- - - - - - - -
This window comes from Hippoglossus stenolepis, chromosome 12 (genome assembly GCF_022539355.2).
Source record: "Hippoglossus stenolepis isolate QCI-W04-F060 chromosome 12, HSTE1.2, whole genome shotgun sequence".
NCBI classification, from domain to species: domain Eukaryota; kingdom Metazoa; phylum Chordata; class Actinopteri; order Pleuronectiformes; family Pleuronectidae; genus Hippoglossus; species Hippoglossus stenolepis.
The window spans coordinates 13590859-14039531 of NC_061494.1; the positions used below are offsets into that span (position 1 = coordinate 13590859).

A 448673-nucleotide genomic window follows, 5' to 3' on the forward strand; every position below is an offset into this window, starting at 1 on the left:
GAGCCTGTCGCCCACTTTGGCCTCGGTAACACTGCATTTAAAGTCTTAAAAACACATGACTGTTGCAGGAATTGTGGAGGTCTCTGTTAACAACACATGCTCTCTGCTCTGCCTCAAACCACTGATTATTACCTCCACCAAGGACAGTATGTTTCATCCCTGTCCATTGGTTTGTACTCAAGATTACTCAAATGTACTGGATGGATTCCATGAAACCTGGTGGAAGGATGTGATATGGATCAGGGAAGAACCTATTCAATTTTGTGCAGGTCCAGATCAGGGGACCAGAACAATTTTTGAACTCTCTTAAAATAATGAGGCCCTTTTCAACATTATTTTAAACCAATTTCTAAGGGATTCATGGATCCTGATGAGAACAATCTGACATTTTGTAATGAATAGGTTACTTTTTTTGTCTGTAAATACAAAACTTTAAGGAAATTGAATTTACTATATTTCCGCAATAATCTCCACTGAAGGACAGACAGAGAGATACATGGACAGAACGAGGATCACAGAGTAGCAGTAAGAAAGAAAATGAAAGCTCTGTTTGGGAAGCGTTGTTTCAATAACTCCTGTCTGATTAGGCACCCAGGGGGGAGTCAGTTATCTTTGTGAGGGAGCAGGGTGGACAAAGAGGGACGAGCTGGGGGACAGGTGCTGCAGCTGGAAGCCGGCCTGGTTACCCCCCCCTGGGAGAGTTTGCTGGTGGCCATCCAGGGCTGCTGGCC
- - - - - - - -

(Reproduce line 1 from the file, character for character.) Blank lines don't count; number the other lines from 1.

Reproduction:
This window comes from Hippoglossus stenolepis, chromosome 12 (genome assembly GCF_022539355.2).